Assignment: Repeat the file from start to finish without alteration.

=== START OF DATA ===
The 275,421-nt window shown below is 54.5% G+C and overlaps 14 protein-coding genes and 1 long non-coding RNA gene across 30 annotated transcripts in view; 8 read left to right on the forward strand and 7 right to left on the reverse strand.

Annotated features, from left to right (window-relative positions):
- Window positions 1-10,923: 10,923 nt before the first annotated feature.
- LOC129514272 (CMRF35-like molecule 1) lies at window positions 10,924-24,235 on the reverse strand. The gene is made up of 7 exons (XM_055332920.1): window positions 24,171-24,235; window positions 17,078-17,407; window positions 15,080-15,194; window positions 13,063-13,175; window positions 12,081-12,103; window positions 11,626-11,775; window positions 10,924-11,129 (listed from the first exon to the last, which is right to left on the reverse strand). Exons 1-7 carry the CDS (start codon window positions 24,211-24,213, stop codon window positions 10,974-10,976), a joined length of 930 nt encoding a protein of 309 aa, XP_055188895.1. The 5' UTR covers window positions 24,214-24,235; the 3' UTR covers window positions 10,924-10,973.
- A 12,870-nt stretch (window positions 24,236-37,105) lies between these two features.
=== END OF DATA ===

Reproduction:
The 275,421-nt window shown below is 54.5% G+C and overlaps 14 protein-coding genes and 1 long non-coding RNA gene across 30 annotated transcripts in view; 8 read left to right on the forward strand and 7 right to left on the reverse strand.

Annotated features, from left to right (window-relative positions):
- Window positions 1-10,923: 10,923 nt before the first annotated feature.
- LOC129514272 (CMRF35-like molecule 1) lies at window positions 10,924-24,235 on the reverse strand. The gene is made up of 7 exons (XM_055332920.1): window positions 24,171-24,235; window positions 17,078-17,407; window positions 15,080-15,194; window positions 13,063-13,175; window positions 12,081-12,103; window positions 11,626-11,775; window positions 10,924-11,129 (listed from the first exon to the last, which is right to left on the reverse strand). Exons 1-7 carry the CDS (start codon window positions 24,211-24,213, stop codon window positions 10,974-10,976), a joined length of 930 nt encoding a protein of 309 aa, XP_055188895.1. The 5' UTR covers window positions 24,214-24,235; the 3' UTR covers window positions 10,924-10,973.
- A 12,870-nt stretch (window positions 24,236-37,105) lies between these two features.